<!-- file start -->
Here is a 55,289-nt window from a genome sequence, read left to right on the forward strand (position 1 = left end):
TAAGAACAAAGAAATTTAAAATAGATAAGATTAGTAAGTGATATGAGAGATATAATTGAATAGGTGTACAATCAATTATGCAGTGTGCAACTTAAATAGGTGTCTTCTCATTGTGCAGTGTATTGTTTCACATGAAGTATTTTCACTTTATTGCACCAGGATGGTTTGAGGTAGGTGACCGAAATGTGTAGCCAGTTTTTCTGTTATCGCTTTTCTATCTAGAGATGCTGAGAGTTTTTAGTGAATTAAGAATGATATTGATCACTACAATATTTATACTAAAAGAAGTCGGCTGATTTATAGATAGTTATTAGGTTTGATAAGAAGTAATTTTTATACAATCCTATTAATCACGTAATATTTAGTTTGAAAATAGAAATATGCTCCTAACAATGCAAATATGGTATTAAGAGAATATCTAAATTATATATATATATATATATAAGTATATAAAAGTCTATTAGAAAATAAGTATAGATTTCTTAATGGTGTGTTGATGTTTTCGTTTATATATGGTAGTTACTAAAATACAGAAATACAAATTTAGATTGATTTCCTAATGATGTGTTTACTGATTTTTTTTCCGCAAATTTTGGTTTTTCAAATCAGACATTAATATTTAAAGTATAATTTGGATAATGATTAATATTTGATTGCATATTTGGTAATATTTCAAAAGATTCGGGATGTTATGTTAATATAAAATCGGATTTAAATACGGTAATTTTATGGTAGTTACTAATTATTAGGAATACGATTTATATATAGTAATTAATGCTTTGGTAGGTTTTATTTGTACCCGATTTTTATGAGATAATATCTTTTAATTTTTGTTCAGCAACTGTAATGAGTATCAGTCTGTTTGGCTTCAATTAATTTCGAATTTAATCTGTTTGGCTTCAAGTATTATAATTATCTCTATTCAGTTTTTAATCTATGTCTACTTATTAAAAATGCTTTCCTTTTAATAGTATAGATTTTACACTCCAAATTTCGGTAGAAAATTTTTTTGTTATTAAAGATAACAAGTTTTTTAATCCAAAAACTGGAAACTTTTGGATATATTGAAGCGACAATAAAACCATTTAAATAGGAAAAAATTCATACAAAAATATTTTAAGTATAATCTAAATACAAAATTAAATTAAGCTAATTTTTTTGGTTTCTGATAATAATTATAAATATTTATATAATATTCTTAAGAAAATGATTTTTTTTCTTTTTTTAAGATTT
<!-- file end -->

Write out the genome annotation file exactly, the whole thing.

Here is a 55,289-nt window from a genome sequence, read left to right on the forward strand (position 1 = left end):
TAAGAACAAAGAAATTTAAAATAGATAAGATTAGTAAGTGATATGAGAGATATAATTGAATAGGTGTACAATCAATTATGCAGTGTGCAACTTAAATAGGTGTCTTCTCATTGTGCAGTGTATTGTTTCACATGAAGTATTTTCACTTTATTGCACCAGGATGGTTTGAGGTAGGTGACCGAAATGTGTAGCCAGTTTTTCTGTTATCGCTTTTCTATCTAGAGATGCTGAGAGTTTTTAGTGAATTAAGAATGATATTGATCACTACAATATTTATACTAAAAGAAGTCGGCTGATTTATAGATAGTTATTAGGTTTGATAAGAAGTAATTTTTATACAATCCTATTAATCACGTAATATTTAGTTTGAAAATAGAAATATGCTCCTAACAATGCAAATATGGTATTAAGAGAATATCTAAATTATATATATATATATATATAAGTATATAAAAGTCTATTAGAAAATAAGTATAGATTTCTTAATGGTGTGTTGATGTTTTCGTTTATATATGGTAGTTACTAAAATACAGAAATACAAATTTAGATTGATTTCCTAATGATGTGTTTACTGATTTTTTTTCCGCAAATTTTGGTTTTTCAAATCAGACATTAATATTTAAAGTATAATTTGGATAATGATTAATATTTGATTGCATATTTGGTAATATTTCAAAAGATTCGGGATGTTATGTTAATATAAAATCGGATTTAAATACGGTAATTTTATGGTAGTTACTAATTATTAGGAATACGATTTATATATAGTAATTAATGCTTTGGTAGGTTTTATTTGTACCCGATTTTTATGAGATAATATCTTTTAATTTTTGTTCAGCAACTGTAATGAGTATCAGTCTGTTTGGCTTCAATTAATTTCGAATTTAATCTGTTTGGCTTCAAGTATTATAATTATCTCTATTCAGTTTTTAATCTATGTCTACTTATTAAAAATGCTTTCCTTTTAATAGTATAGATTTTACACTCCAAATTTCGGTAGAAAATTTTTTTGTTATTAAAGATAACAAGTTTTTTAATCCAAAAACTGGAAACTTTTGGATATATTGAAGCGACAATAAAACCATTTAAATAGGAAAAAATTCATACAAAAATATTTTAAGTATAATCTAAATACAAAATTAAATTAAGCTAATTTTTTTGGTTTCTGATAATAATTATAAATATTTATATAATATTCTTAAGAAAATGATTTTTTTTCTTTTTTTAAGATTT